GREAT BARRNGTON, Mass. – I like to try new things, for the most part. New colors, new smells, new hairstyles, they all seem so nonthreatening and impermanent, and therefore, safe, maybe even fun. However, when it comes to food, I am a dictator. Not of presentation or even ambiance, but of taste. And this is why, when I had dinner at the Hong Kong Buffet which recently opened on Main Street, I was faced with that one adjective that no restaurant should be; odd. Not quirky and fun, not eclectic or New York deli rude (which would’ve been fine) or uppity or gross, but just odd.
An odd assortment of prepackaged desserts and a sesame pork ball make their debut at Hong Kong Buffet on Main Street.
It doesn’t help matters that the Hong Kong Buffet occupies the space that was the once-legendary Deli with its legendary bagel sandwiches and even more legendary cook, Frank Tortoriello. I’m not sure how long ago the Deli closed but it is so near and dear to us southerners that there is even a Facebook page dedicated to its memory. The location has switched hands several times, and each time with little success. I was hoping HKB would be different.
To its credit, it is a genuine buffet that offers several dozen dishes and sides and desserts; and it is all-you-can-eat for $11. That’s where the perks end. This is clearly a case where quality suffers (immensely) at the feet of quantity. Sure, I can eat a lot of the mayonnaise shrimp but why would I want to? Yes, I can pile my plate high with General Tso’s chicken, but after the first two sickeningly sweet bites even my iron palette wavers.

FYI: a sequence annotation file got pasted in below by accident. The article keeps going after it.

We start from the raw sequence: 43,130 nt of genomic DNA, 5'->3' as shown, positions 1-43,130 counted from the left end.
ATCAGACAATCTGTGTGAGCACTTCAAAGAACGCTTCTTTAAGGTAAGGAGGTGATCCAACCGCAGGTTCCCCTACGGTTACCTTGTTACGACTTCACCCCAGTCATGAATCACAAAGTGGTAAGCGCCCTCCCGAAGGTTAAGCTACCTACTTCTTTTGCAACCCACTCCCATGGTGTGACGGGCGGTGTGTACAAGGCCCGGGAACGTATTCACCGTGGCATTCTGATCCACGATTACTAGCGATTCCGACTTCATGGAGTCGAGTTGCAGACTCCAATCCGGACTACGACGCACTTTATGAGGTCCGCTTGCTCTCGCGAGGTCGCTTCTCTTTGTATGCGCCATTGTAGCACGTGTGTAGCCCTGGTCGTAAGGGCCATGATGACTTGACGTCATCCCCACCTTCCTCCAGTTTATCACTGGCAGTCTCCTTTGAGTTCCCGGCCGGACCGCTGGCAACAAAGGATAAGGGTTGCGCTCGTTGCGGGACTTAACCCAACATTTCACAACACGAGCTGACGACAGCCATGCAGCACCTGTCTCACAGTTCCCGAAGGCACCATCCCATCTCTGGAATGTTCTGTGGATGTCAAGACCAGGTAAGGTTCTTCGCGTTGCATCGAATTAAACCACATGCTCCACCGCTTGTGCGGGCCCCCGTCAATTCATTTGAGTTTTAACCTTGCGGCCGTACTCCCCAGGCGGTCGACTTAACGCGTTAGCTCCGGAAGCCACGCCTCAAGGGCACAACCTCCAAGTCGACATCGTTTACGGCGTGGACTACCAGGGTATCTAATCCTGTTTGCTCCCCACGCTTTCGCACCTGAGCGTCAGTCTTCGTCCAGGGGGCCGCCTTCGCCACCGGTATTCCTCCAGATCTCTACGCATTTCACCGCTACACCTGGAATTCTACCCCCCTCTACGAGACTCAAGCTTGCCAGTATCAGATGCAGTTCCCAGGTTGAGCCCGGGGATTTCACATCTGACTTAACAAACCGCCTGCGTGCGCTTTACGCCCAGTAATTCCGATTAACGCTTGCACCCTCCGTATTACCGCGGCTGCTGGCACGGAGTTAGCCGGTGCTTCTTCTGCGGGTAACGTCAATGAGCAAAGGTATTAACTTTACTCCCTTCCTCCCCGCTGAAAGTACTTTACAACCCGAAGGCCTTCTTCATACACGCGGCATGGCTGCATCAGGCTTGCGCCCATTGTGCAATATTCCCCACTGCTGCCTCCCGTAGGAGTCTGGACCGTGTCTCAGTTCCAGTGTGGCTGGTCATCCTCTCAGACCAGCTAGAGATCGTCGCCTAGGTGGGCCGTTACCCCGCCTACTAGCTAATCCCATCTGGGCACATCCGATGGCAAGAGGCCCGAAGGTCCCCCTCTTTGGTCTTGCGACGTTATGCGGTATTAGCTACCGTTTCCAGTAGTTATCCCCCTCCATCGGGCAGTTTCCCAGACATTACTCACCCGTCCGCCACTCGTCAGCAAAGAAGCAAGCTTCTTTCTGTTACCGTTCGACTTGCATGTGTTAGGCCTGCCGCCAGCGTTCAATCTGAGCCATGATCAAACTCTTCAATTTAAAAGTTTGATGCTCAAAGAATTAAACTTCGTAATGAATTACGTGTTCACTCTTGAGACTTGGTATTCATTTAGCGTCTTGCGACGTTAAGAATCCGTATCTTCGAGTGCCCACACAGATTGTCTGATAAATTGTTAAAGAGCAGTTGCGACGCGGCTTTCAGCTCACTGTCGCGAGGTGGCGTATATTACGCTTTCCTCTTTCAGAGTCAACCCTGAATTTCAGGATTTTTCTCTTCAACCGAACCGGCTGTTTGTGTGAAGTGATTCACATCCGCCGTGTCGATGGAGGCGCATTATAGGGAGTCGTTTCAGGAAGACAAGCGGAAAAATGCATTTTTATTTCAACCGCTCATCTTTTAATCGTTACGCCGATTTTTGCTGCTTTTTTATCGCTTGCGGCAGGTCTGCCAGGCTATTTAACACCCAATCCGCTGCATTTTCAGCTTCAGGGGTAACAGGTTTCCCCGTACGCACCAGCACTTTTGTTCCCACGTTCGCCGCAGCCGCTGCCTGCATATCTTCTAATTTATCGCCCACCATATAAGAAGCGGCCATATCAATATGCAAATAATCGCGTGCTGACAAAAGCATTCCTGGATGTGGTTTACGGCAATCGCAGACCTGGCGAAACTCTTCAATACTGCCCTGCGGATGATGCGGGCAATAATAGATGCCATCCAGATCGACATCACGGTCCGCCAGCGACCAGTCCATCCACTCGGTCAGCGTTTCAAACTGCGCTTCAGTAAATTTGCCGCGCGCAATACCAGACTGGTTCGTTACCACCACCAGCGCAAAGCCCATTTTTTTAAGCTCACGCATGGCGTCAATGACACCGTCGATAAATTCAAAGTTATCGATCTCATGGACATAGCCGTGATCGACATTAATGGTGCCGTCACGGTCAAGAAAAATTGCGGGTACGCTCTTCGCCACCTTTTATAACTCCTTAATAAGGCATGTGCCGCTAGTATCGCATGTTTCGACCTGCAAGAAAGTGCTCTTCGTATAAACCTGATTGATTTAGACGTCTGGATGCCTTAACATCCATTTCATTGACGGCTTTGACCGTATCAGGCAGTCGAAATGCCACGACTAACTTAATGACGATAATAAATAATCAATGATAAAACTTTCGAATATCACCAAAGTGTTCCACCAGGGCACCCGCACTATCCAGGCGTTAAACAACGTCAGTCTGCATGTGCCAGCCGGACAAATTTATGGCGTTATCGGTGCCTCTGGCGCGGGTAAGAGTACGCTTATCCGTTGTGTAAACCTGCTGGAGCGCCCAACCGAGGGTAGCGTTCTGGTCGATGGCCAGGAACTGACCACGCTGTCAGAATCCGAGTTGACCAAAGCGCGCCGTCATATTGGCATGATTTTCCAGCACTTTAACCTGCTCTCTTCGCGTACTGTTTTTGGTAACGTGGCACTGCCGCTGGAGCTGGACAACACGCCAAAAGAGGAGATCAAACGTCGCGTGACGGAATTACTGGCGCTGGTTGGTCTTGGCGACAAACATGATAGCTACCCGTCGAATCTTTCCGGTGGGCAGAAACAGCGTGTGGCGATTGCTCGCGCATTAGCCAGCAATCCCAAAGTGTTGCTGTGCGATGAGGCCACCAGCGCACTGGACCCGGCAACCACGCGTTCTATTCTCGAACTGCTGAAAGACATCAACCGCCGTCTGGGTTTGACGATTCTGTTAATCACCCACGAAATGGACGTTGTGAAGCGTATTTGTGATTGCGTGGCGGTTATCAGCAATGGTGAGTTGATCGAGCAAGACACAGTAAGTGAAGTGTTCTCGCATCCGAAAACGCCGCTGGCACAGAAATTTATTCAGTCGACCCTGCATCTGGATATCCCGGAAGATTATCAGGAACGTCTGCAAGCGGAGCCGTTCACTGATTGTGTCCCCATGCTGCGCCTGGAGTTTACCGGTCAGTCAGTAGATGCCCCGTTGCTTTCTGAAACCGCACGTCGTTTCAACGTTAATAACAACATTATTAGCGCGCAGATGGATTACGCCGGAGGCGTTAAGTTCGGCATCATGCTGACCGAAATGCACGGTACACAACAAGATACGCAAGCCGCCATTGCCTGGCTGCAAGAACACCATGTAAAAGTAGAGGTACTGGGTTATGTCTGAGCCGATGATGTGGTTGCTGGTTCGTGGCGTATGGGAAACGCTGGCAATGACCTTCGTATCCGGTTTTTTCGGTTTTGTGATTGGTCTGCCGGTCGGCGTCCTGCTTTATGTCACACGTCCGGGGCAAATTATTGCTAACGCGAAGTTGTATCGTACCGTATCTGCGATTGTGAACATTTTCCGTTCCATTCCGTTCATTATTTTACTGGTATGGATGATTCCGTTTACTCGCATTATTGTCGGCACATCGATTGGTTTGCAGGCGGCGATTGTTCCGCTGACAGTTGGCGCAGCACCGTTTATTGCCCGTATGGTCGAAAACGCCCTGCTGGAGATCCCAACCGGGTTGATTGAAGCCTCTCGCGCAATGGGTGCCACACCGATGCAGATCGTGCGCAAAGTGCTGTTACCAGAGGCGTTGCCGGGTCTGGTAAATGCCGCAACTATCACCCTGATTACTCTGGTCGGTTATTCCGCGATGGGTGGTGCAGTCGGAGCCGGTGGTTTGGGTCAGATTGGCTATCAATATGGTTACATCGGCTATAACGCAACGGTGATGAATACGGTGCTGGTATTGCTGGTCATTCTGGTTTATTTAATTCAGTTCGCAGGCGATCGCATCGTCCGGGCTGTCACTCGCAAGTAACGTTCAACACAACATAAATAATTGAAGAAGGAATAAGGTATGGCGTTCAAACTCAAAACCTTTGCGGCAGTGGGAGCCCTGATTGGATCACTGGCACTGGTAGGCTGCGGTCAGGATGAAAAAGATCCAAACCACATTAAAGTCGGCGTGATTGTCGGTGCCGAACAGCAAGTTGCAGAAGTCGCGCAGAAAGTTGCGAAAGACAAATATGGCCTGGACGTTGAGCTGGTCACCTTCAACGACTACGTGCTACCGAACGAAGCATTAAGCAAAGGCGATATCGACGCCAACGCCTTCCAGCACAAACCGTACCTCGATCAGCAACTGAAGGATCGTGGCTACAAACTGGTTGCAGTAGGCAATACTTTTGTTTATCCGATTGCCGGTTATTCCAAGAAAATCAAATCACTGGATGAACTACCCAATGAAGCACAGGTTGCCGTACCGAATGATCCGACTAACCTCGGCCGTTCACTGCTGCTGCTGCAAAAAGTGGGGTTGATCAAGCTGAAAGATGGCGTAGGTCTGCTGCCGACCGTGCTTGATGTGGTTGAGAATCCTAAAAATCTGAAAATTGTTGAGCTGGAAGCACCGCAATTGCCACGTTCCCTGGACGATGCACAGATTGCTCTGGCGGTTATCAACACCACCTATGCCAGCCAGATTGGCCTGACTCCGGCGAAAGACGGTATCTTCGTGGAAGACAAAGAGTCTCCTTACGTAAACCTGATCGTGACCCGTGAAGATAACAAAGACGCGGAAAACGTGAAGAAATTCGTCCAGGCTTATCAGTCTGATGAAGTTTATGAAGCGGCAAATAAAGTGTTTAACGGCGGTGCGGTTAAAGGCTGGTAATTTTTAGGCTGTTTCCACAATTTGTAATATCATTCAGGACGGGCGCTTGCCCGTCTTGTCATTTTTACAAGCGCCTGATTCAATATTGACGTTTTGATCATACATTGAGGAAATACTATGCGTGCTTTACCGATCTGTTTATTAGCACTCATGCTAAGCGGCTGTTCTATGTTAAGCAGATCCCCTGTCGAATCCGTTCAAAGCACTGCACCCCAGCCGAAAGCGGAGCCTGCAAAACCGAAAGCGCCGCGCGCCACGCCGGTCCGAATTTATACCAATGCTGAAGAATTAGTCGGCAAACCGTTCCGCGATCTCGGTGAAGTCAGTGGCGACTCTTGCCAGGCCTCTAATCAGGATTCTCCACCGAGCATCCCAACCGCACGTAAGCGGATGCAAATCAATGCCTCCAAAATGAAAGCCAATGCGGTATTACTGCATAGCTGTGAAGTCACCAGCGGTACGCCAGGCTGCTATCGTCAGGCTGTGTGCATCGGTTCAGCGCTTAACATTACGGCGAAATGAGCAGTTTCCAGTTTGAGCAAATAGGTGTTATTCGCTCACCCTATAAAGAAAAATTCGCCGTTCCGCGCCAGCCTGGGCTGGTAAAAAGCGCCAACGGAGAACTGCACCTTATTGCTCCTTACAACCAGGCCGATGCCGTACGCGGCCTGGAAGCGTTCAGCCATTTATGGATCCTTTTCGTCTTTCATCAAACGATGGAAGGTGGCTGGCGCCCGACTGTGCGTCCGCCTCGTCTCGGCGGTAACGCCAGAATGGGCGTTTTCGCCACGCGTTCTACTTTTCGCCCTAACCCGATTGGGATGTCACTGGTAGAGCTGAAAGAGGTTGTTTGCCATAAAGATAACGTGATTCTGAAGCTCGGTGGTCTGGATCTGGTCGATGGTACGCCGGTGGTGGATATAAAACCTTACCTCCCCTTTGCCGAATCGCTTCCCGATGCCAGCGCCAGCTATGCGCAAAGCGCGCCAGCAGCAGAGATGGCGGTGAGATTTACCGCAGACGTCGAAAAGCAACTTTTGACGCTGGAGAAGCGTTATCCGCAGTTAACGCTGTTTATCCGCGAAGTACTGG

I know, I know, it’s standard Americanized Chinese food served buffet style, you get what you pay for, right? But would it hurt to have more than one vegetable dish amidst a sea of meat and shellfish? And where is the brown rice? And the one tofu dish that seems universally to be known as “Buddha’s Delight” or something along those lines.
This is not even the standard fare that I would gladly wolf down straight from the take-out cartons on a gluttonous Friday night. This food is unfamiliar, even to me, and seems to be comprised of three ingredients: thick, syrupy brown sauce, mayonnaise and/or soggy panko breading.
Not to mention, the tea was bitter. Even more so than the run-of-the-mill Oolong you get at most Chinese eateries. This tea had been sitting and waiting, perhaps just for me, for a long, long time.
I certainly don’t want to wish ill on anyone brave enough to open a restaurant in downtown Great Barrington, but rest assured, the competition is fierce and having a niche is crucial. Perhaps HKB will develop a following like its predecessor. Or, perhaps, it too will succumb to the curse of the Deli.